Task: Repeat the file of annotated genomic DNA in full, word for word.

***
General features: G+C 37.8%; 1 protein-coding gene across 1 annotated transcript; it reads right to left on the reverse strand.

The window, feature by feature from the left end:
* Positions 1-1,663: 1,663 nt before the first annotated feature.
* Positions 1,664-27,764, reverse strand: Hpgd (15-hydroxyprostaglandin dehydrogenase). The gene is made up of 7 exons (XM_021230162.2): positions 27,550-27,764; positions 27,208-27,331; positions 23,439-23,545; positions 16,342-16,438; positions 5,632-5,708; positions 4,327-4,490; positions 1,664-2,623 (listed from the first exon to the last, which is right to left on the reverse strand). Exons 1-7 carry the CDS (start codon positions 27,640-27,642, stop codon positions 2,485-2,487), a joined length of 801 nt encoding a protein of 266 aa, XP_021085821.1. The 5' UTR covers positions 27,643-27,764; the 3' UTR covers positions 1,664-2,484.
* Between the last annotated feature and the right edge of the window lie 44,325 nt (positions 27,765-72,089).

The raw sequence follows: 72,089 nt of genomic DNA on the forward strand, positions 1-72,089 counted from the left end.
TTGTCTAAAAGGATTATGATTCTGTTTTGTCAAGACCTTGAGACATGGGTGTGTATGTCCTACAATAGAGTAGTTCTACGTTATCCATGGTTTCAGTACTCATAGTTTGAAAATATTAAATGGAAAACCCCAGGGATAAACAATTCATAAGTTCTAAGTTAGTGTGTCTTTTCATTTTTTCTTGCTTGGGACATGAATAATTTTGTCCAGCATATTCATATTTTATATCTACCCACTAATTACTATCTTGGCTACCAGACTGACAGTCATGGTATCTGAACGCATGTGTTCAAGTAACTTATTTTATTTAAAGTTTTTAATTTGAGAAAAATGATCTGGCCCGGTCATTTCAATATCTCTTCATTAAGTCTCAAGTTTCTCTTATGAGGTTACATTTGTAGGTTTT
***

General features: G+C 37.8%; 1 protein-coding gene across 1 annotated transcript; it reads right to left on the reverse strand.

The window, feature by feature from the left end:
* Positions 1-1,663: 1,663 nt before the first annotated feature.
* Positions 1,664-27,764, reverse strand: Hpgd (15-hydroxyprostaglandin dehydrogenase). The gene is made up of 7 exons (XM_021230162.2): positions 27,550-27,764; positions 27,208-27,331; positions 23,439-23,545; positions 16,342-16,438; positions 5,632-5,708; positions 4,327-4,490; positions 1,664-2,623 (listed from the first exon to the last, which is right to left on the reverse strand). Exons 1-7 carry the CDS (start codon positions 27,640-27,642, stop codon positions 2,485-2,487), a joined length of 801 nt encoding a protein of 266 aa, XP_021085821.1. The 5' UTR covers positions 27,643-27,764; the 3' UTR covers positions 1,664-2,484.
* Between the last annotated feature and the right edge of the window lie 44,325 nt (positions 27,765-72,089).

The raw sequence follows: 72,089 nt of genomic DNA on the forward strand, positions 1-72,089 counted from the left end.
TTGTCTAAAAGGATTATGATTCTGTTTTGTCAAGACCTTGAGACATGGGTGTGTATGTCCTACAATAGAGTAGTTCTACGTTATCCATGGTTTCAGTACTCATAGTTTGAAAATATTAAATGGAAAACCCCAGGGATAAACAATTCATAAGTTCTAAGTTAGTGTGTCTTTTCATTTTTTCTTGCTTGGGACATGAATAATTTTGTCCAGCATATTCATATTTTATATCTACCCACTAATTACTATCTTGGCTACCAGACTGACAGTCATGGTATCTGAACGCATGTGTTCAAGTAACTTATTTTATTTAAAGTTTTTAATTTGAGAAAAATGATCTGGCCCGGTCATTTCAATATCTCTTCATTAAGTCTCAAGTTTCTCTTATGAGGTTACATTTGTAGGTTTT